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Reclaimed white oak staircase

Listing #793   Listed on: 07/25/2007

Company Name: Further

Contact Name:   Jason Neufeld

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This project was a solid wood staircase handcrafted from reclaimed white oak from a barn in Pennsylvania. The project took 7 months starting from sawing up beams to spraying the finish and completing the railing. It was a labour of love and a pride to all who worked on it!

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the building process

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completion 2

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cont'd the building process

Viewer Comments:

Posted By: L.R. Holland     [07/25/2007]
That is amazing. Fantastic job!

Posted By: lou     [07/25/2007]
insane...I like the way it divides to the left and right.

Posted By: Reidar     [07/26/2007]
Fantastic work ! I am certainly impressed. One question though, Why use reclaimed oak when you spray it with a black finish ?

Posted By: J Neufeld     [07/26/2007]
we used reclaimed wood for the texture and because that is what we primarily work with. The finish looks black, but it's actually an extremely dark brown stain with a clear lacquer over top. Standing ten feet away, you can see the grain beautifully.

Posted By: Breadboard     [07/26/2007]
There is not a single straight line in your staircase, all lumber must conform to the flow. Your work is a masterpiece. Congratulations!

Posted By: Harry DeVrieze     [07/26/2007]
Very Nice! great combo of wood & iron. I know what it takes and you and the others who worked on it . Had it. Well done.

Posted By: BEN     [07/30/2007]
Great work!
How are the treds fastened to the stringers?
What material was used for the handrail?
This kind of stair building is a dieing trade. Who was your mentor?

Posted By: J Neufeld     [07/30/2007]
Thanks Ben.
Each tread was mortised into the stringer about 1 1/2". Then three 1/2" lag screws were screwed into each side of each tread from the outside of the stringer before the outside lamination was put on. The handrail was 2 1/2" steel tubing that was wrapped with italian calf leather. And lastly, I don't have a mentor. I taught myself to build winding staircases when I was 27 years old. And I built the large oak one at 29. You learn real quick when you're forced to.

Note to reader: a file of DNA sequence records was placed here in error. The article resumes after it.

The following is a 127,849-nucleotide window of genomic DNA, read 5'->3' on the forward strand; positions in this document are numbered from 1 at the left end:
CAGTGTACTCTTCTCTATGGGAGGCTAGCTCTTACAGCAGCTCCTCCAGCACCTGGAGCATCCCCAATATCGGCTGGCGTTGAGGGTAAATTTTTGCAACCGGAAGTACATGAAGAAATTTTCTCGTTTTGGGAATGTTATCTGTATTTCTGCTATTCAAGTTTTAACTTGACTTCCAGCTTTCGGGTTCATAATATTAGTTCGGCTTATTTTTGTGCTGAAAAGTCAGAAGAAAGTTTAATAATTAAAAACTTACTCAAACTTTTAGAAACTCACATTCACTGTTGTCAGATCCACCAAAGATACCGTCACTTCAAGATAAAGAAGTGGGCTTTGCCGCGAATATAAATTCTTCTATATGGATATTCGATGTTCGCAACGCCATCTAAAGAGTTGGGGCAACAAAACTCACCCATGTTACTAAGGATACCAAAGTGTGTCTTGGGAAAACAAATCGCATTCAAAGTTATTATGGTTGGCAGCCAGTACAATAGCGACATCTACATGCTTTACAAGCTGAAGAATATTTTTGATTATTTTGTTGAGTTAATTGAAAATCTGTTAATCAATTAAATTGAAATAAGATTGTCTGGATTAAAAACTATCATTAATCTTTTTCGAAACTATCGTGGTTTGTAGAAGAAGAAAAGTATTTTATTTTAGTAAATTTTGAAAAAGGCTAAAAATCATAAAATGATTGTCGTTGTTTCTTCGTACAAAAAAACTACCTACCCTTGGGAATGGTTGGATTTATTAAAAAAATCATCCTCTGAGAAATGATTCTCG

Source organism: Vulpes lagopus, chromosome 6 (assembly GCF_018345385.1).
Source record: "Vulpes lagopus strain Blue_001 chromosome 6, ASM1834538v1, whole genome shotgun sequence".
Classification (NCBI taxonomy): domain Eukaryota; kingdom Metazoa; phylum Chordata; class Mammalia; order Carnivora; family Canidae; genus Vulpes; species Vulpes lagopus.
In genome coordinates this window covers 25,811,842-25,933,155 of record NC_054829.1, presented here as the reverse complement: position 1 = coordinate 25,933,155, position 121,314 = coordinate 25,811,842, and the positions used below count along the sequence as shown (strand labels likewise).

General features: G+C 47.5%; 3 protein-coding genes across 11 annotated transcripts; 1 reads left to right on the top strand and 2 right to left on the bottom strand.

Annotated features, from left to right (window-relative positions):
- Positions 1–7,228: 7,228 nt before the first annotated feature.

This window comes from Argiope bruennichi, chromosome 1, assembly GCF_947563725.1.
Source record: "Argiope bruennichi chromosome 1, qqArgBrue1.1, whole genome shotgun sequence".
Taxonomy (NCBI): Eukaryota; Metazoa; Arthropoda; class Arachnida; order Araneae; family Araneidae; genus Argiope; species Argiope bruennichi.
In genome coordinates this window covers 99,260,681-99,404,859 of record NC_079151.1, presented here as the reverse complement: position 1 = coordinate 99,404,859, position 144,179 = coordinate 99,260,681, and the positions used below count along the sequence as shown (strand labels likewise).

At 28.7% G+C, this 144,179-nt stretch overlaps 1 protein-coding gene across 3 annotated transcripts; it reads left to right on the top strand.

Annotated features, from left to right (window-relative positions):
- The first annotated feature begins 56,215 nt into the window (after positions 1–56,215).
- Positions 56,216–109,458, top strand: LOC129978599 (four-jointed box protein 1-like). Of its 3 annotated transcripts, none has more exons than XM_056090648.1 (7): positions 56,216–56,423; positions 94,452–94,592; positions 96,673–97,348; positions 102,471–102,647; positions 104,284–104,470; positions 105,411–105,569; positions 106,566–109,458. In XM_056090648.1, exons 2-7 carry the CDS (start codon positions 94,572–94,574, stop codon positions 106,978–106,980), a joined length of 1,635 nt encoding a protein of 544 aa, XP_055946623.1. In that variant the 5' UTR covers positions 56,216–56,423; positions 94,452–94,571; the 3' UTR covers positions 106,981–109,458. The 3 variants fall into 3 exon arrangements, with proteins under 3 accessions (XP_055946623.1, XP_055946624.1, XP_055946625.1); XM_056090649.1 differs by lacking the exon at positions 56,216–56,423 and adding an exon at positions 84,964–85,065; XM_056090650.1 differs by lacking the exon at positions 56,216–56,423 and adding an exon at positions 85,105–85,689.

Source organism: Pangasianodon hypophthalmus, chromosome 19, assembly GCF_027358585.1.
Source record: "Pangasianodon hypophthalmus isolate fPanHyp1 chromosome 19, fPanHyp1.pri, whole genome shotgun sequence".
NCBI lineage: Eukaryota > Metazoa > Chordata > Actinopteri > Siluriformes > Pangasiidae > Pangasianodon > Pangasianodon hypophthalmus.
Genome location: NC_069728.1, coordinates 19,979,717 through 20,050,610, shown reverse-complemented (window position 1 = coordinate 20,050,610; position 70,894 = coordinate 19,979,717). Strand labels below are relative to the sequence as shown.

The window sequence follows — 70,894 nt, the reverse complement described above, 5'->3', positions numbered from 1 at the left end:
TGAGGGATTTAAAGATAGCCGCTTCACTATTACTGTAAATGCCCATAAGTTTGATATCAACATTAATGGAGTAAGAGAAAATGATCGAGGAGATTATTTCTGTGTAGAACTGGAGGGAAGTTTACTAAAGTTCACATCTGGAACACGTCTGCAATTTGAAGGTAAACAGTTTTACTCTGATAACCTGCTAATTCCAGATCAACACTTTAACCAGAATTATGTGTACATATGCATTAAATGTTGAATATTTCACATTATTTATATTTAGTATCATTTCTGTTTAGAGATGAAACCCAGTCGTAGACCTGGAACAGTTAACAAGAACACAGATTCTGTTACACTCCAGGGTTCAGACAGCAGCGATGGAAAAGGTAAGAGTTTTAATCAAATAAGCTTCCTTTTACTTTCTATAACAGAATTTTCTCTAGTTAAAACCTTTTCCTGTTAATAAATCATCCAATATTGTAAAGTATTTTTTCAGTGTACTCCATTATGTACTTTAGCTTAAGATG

Posted By: GC     [07/31/2007]
Beautiful work.
Have you ever tried oly screws?, far superior to traditional lags, and I would think a minimum of 2 inch imbedment into the treads would be better even with a 1.5 inch mortice...over time that type of stair will begin to move.

Posted By: J Neufeld     [08/01/2007]
You're right. 2" would be better than 1.5" but this stair is not going anywhere. We used $6000 worth of high quality marine epoxy. This stair will outlast the house it's in.

Posted By: Sternberg     [08/11/2007]
If you did that at 29, after teaching yourself, they should have asked you to bid on the Sistine Chapel instead of that other schmuck.
That work of yours is fine art.

Posted By: Meg     [09/24/2007]
Gorgeous staircase! Which marine epoxy did you use? I was under the impression epoxy didn't work well with white oak?

Posted By: J Neufeld     [09/24/2007]
we used west system epoxy. It's designed for used with woods like white oak which was traditionally used quite a bit in ship building.

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